(7) Mt. Washington State Park, New Hampshire.

Once we wrapped up at Dog Mountain we drove about 2 hours to Mt Washington State Park. It was a very foggy & rainy day at the bottom of the mountain, but we still wanted to go up. You can hike up it, but there is the option to drive up. A lot of people say it is better to go on a clear day to see everything. The weather on the mountain is always different then the weather below though. So you can check their website for the mountain top weather. After we paid $40 for the car, driver, & passenger, we drove up the mountain. However, we had to go very slow, keep the car in first gear all the way up, & it took about an hour to drive up. It was terrifying for me, because we were on the edge of a mountain with no barrier, fog surrounding us, with small glimpses for how far down it was. Thankfully the Ford Escape we were in was able to make it up without a problem, but we did see others facing overheating engines along the way. However, Mt Washington has some pull off areas on the way up or down the mountain & cooling stations in case of overheating. When we got to the top, the winds were heavy, it was freezing, & it was hailing. Dexter attempted to go out, but he eventually was so cold that I ran him back to the car after only a few minutes. Dogs are allowed on the grounds, but sadly not in any buildings of Mt. Washington, so the only shelter he had was the car. Garrett ran in the buildings to look around more, but the weather was so bad that we decided to get out of there. The drive down was a lot easier to handle since we drove next to the mountain. Plus, it cleared up a little & we could see some stuff, but the clouds were still very heavy. During the trip we were also given a CD to listen to giving us information about the history of the mountain. Overall, it was a cool stop, but it would have been better on a clear day.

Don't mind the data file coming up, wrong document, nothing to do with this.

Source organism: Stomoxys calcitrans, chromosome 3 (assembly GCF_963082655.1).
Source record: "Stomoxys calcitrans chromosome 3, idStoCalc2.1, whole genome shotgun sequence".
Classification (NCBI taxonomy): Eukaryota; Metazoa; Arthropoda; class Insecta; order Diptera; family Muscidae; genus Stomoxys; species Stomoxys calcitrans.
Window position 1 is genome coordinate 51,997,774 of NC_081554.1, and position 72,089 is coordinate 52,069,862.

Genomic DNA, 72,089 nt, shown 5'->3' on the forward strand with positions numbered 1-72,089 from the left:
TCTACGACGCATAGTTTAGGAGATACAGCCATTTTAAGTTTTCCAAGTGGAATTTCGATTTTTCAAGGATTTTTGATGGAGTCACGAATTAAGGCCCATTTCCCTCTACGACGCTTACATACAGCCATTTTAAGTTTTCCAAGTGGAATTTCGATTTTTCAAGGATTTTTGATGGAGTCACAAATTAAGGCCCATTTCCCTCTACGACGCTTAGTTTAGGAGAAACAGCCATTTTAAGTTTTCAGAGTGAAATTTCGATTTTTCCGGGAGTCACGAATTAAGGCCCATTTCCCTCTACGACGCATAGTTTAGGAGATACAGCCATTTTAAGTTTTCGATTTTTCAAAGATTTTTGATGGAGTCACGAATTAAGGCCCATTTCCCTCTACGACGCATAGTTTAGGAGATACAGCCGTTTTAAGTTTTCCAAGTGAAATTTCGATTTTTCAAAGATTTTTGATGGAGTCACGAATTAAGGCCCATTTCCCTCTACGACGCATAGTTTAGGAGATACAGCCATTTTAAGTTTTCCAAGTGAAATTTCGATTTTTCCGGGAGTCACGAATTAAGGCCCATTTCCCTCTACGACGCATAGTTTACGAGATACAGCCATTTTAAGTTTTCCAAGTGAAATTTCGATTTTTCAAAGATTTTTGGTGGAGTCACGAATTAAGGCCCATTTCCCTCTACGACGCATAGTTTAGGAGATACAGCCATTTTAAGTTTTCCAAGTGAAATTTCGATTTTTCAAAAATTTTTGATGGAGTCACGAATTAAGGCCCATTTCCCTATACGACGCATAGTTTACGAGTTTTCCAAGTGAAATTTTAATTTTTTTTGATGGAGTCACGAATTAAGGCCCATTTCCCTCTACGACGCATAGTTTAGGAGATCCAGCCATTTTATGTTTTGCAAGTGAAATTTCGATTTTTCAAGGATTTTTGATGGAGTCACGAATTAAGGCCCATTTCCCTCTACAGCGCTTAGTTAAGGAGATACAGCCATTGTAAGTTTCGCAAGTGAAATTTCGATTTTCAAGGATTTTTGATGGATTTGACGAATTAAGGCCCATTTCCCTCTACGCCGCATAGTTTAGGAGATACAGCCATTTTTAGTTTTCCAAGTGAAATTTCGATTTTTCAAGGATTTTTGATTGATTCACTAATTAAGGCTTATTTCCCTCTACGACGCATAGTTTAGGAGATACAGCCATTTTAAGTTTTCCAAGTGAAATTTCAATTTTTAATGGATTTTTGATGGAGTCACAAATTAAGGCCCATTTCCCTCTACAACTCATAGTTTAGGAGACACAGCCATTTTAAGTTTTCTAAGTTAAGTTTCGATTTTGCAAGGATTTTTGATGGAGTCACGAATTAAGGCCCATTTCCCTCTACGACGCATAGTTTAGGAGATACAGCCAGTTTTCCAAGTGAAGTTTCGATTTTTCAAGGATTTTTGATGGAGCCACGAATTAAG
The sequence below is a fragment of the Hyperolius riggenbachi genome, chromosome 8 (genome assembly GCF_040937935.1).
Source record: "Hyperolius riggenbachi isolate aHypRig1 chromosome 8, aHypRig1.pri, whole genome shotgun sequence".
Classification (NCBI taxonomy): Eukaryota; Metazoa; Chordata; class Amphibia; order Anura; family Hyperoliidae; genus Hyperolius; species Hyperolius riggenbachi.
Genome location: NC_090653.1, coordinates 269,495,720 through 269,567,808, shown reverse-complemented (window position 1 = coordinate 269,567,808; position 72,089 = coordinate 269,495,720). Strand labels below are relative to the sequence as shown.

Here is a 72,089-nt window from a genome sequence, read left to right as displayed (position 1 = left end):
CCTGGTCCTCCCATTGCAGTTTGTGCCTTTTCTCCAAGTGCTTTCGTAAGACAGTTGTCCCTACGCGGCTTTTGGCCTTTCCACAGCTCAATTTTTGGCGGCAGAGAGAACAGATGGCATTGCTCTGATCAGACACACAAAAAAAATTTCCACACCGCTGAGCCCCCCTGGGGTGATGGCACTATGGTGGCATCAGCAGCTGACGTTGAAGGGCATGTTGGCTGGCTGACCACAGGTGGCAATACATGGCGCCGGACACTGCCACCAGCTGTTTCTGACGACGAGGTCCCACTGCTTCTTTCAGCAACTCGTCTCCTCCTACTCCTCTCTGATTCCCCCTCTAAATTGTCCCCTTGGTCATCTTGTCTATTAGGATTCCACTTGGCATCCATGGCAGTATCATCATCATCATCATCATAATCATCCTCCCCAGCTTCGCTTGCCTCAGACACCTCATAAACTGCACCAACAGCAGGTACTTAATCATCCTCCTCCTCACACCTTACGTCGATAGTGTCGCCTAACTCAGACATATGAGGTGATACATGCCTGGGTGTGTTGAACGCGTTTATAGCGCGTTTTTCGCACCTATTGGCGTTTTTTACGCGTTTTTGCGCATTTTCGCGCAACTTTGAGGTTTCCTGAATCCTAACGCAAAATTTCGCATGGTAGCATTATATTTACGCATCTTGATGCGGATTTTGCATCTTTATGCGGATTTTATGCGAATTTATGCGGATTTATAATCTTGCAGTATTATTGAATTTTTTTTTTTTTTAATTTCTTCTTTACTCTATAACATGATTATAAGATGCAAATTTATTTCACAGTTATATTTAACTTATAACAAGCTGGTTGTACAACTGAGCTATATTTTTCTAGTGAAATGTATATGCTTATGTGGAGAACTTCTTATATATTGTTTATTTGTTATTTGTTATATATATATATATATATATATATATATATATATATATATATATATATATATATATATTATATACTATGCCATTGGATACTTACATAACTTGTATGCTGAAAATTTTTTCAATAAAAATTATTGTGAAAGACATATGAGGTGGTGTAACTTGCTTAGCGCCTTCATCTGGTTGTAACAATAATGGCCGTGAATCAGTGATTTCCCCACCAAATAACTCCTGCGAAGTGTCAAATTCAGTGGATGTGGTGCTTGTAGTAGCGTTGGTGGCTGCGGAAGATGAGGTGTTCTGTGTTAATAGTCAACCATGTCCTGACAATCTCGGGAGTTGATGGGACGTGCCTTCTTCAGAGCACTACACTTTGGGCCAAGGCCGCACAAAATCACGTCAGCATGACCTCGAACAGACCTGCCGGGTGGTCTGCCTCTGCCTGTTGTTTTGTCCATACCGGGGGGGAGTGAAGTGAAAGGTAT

(8) Acadia National Park, Maine.

We then started our 5 hour drive to Seawall Campground in Acadia National Park. We made a pit stop about 2.5 hours outside of Acadia at Fast Eddie’s Drive-In in Maine for dinner. They had fantastic milk shakes & the standard burgers & fries. It was an amazing stop in Maine & a cute little place that gave Dexter a free vanilla ice cream bowl.

Once we finally hit the road again it was dark & it was pitch black driving through Acadia. We saw a lot of animals & I kept an eye out for the wildlife while Garrett drove. This was the first of many times we almost hit a deer on this trip. However, once we reached camp the pitch-black night made it perfect for star gazing. Seawall is a beautiful campsite, without electricity or showers. We set up camp with some struggles. The car is a little bit of a distance from the tent, so we had to use the power inverter to blow up the air mattress outside the tent, then shove the bed in the tent after. However, after struggling with the bed we were able to stare at the stars right above our heads. The bathrooms were very clean & not far from all the sites. The best part about this campground is how secluded each site is, because they are all surrounded by trees & a little bit away from the main road of the campground. It was one of the nicest camp sites on the trip.

May 30, 2017:

(8) Acadia National Park, Maine.

Thankfully we were smart & planned to spend two nights in Acadia, giving us a whole day to explore (although it still is not enough time). This also allowed us to catch up on some sleep & sleep in a little. After we ate breakfast, we wanted to check out as much of the park as possible. This was best done by driving. We had to purchase a map, because we did not have one & they do not give them out for free.